An attractively mounted double bill of short works by Irish dramatists has been playing at the downstairs Susan Bloch Theatre on West 26th Street. The program comprises Brian Friel's tenderly touching ''Winners'' and George Bernard Shaw's 1904 one-act trifle, ''How He Lied to Her Husband.'' The result is a superior entertainment made up of contrasting moods, periods, and social strata.
''Winners'' takes a caring look at the frailty of human hopes and expectations. Teen-agers Mag (Kate Burton) and Joe (Michael Butler) are about to take their final school tests, almost immediately after which they will get married because Mag is pregnant with Joe's child. Yet they are still little more than children themselves. They have climbed to a hill overlooking Ballymore for a last day of intensive study before the examinations. The year is 1966.
Mr. Friel interrupts their study to acquaint us with the lives of these young people - their differing backgrounds, family milieus, and expectations. Although capable of clowning, Joe is basically studious, hoping to further his education and become a teacher. Mag is romantic, whimsical, witty, and mercurial. She likes to think that ''real happiness was never discovered until we discovered it.'' She prefaces one of her giddy verbal flights by remarking, ''Before I go silent for the rest of the day. . . .''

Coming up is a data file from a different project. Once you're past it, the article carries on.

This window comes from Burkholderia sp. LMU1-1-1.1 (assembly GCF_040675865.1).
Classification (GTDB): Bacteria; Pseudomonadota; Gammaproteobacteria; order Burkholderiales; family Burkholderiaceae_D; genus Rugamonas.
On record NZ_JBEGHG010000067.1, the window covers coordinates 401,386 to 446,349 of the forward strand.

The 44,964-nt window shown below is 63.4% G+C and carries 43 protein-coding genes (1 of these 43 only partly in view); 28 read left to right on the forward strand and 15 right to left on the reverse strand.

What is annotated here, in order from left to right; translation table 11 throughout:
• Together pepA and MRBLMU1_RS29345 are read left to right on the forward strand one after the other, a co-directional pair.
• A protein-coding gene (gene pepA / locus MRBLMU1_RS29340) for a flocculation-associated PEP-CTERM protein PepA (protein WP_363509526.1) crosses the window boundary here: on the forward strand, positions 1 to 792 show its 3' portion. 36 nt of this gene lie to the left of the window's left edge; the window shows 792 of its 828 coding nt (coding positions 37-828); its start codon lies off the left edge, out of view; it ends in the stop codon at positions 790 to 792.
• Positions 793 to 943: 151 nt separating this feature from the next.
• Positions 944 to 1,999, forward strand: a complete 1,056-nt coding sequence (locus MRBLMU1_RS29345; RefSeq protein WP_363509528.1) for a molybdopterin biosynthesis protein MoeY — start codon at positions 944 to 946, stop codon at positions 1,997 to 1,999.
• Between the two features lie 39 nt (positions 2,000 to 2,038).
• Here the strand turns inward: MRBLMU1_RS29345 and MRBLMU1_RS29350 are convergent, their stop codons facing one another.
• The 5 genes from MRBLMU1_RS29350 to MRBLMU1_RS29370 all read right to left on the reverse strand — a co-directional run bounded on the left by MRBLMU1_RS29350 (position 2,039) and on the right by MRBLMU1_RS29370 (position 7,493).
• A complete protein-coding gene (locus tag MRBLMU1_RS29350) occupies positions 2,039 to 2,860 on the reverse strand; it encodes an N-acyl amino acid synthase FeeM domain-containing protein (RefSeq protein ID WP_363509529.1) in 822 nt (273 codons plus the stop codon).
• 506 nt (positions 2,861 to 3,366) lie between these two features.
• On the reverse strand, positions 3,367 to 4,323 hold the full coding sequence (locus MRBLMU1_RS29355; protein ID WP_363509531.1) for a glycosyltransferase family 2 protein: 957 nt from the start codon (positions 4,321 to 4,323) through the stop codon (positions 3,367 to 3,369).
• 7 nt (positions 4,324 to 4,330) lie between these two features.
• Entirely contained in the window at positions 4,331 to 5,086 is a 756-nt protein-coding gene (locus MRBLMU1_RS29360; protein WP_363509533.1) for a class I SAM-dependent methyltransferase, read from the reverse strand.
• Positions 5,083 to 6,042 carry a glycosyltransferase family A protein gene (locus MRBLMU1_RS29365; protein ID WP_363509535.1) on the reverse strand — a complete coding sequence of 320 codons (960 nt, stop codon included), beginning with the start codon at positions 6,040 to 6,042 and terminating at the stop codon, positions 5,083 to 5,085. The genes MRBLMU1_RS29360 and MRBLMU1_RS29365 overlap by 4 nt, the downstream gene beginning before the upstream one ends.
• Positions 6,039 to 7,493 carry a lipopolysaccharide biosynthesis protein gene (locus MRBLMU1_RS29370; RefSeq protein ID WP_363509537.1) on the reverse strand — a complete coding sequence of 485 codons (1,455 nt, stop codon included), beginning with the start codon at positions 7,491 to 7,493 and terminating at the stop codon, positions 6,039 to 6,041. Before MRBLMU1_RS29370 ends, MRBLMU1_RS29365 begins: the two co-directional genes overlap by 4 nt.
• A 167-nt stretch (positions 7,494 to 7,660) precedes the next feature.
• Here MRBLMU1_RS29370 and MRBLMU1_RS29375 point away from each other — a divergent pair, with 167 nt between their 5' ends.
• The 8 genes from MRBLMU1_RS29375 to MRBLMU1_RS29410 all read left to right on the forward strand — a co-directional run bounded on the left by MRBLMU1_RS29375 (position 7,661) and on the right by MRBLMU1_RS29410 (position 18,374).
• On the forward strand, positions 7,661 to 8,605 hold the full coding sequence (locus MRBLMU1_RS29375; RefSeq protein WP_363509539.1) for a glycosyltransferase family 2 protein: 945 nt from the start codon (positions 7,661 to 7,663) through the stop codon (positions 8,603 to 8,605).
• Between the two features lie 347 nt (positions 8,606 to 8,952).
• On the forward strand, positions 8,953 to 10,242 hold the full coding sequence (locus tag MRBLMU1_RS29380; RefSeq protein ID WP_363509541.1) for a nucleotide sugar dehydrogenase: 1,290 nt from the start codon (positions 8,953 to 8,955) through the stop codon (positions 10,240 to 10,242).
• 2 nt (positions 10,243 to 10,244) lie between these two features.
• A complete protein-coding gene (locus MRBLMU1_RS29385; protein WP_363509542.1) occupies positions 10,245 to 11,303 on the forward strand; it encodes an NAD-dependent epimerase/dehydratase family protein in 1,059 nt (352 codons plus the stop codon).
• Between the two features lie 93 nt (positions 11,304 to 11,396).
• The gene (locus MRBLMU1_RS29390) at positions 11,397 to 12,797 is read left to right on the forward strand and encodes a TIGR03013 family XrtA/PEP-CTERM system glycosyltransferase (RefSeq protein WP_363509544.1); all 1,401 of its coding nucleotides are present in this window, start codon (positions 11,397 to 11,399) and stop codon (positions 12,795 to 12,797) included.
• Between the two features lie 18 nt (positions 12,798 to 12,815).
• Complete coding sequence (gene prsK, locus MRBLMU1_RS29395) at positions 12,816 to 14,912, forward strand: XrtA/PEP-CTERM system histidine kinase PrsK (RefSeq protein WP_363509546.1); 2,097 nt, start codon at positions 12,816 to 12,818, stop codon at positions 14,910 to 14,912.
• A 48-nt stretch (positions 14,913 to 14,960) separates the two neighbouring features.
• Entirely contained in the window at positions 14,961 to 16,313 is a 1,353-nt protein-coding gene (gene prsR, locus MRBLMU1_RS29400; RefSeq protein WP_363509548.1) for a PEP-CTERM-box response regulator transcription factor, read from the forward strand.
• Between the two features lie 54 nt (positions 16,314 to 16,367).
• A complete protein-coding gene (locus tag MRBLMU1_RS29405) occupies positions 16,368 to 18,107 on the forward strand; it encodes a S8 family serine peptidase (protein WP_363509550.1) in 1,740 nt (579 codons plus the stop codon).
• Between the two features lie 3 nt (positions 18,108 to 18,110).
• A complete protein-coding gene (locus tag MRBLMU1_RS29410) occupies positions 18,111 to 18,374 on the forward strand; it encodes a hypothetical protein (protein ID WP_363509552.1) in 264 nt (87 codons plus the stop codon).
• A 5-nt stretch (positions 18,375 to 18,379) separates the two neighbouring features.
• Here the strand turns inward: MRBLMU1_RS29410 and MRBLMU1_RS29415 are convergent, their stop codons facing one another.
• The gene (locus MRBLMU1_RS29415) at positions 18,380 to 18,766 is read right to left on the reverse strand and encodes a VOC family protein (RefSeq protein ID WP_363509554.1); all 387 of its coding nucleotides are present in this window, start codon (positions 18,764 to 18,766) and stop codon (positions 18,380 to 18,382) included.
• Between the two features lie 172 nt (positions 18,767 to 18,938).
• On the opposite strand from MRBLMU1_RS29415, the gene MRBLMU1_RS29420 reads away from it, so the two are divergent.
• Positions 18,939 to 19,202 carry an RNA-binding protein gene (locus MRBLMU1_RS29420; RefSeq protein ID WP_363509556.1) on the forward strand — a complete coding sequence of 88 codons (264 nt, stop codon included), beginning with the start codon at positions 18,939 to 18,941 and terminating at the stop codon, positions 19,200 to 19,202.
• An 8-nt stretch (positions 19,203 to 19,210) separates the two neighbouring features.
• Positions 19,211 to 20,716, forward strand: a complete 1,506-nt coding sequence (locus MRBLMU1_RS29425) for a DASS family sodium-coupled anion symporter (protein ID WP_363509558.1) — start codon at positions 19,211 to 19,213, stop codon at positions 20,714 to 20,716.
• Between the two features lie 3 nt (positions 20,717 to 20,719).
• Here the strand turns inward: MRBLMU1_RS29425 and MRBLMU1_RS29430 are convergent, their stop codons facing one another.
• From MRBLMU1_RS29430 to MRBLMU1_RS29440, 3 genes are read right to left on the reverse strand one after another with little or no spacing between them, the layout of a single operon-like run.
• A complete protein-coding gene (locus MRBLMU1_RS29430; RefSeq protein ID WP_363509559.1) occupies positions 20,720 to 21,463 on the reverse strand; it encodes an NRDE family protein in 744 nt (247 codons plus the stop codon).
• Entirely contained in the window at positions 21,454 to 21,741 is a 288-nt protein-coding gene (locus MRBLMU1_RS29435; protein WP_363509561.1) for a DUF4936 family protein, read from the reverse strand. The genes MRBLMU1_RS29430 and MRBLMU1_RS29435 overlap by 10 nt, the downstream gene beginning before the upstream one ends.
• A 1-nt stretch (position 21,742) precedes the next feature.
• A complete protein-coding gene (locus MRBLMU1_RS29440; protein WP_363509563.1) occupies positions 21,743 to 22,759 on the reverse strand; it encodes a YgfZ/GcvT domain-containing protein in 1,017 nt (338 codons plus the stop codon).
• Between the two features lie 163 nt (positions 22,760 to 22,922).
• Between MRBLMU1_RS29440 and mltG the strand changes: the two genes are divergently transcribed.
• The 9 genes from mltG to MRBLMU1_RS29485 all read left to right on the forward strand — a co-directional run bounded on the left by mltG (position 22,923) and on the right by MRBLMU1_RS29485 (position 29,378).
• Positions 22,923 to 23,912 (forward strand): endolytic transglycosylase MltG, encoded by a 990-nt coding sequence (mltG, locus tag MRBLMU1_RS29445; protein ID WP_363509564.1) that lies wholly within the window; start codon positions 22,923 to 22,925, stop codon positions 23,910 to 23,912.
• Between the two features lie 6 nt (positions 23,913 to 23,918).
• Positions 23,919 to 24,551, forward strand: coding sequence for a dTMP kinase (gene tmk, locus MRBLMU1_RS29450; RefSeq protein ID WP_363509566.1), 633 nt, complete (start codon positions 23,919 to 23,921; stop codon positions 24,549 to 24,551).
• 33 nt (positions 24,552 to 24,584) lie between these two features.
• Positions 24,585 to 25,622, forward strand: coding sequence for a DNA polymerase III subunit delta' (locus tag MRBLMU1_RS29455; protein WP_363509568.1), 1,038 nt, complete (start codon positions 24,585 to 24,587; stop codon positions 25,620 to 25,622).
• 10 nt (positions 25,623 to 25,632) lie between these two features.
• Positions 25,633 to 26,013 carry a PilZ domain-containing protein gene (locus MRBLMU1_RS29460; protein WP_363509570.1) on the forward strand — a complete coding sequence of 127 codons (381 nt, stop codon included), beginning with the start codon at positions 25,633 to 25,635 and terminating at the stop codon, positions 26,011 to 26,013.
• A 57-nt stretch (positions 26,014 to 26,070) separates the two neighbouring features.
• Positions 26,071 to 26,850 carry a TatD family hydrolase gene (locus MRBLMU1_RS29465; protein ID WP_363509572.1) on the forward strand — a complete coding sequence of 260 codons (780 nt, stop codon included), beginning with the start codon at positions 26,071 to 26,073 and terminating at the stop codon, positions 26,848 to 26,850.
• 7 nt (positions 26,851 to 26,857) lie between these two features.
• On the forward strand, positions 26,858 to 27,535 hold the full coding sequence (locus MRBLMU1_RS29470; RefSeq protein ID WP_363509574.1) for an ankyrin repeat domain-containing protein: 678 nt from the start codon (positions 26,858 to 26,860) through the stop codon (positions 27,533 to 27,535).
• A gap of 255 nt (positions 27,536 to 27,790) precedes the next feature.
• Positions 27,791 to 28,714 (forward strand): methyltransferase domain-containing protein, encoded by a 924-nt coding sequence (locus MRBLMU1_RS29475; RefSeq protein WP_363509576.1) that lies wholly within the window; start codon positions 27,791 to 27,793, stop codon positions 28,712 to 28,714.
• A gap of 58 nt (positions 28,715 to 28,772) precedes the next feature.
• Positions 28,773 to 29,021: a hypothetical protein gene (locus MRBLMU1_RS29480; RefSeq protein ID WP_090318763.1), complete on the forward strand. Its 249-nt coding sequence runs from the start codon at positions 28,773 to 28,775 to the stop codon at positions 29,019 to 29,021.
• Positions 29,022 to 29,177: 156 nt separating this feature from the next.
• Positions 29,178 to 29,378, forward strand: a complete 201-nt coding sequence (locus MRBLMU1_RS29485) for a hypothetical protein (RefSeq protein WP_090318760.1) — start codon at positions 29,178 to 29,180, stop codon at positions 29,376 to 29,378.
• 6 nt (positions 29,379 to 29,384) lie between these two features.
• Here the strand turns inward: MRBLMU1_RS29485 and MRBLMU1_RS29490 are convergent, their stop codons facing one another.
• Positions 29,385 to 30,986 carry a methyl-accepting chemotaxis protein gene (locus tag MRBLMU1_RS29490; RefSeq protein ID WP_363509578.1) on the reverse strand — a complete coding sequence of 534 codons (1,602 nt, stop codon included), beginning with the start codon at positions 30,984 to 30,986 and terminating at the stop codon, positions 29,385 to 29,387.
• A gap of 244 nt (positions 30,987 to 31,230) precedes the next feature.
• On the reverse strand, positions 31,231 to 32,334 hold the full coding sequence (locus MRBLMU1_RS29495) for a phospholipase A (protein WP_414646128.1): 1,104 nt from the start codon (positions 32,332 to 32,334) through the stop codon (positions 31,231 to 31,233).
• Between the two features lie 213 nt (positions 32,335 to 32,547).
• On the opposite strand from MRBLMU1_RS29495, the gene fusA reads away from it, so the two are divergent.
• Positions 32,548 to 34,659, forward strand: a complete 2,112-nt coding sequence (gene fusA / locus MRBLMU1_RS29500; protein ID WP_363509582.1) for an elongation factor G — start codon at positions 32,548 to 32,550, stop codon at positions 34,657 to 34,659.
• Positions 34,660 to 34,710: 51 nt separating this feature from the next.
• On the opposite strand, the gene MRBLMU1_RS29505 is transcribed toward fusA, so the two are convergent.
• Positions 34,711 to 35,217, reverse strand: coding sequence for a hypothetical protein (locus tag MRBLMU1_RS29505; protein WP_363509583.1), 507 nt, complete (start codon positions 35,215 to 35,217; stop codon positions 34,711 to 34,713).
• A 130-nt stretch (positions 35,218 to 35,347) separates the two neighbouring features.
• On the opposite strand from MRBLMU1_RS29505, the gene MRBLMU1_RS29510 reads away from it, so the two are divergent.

Of course, this delectable chatterbox doesn't go silent. The silence comes in an aftermath to the day's outing, a tragic event presaged in the intermittent narration by two commentators.
The skill with which Mr. Friel presents the shifting moods - and particularly the rapture - of the final day in the lives of two young people is matched by the appealing quality of the performance staged by Nye Heron. Miss Burton's Mag is ingenuously antic and playful, a naive adolescent capable nevertheless of sudden, acute concern over the prospects of motherhood. In Mr. Butler's portrayal, the control with which Joe masks his underlying apprehension cracks only in a momentary flare-up. Roundabout Theatre Company has mounted a sensitive revival of an appealing work. Shaw on the lawn
In their invaluable ''Theatrical Companion to Shaw,'' Raymond Mander and Joe Mitchenson recall that ''How He Lied to Her Husband'' was Shaw's practical joke on the actor Arnold Daly. Daly had requested a play ''about Cromwell.'' Shaw's response was to place the action of his one-act comedy in London's Cromwell Road.
The Roundabout Company has taken things a step further. The grassy mound designed by Roger Mooney for ''Winners'' serves (with slight rearrangements) as a greensward for ''How He Lied to Her Husband.'' So the scene of the Shavian curtain-raiser has been shifted from drawing room to lawn and from London to Ballymore House in Northern Ireland.
Shaw's miniplot concerns a husband's discovery that his wife, Aurora, has been the subject of love poems by a young admirer. The amusing playlet is acted with stylish airs and graces by Mr. Butler (He), Miss Ruskin (She), and Mr. McInerney (Her Husband).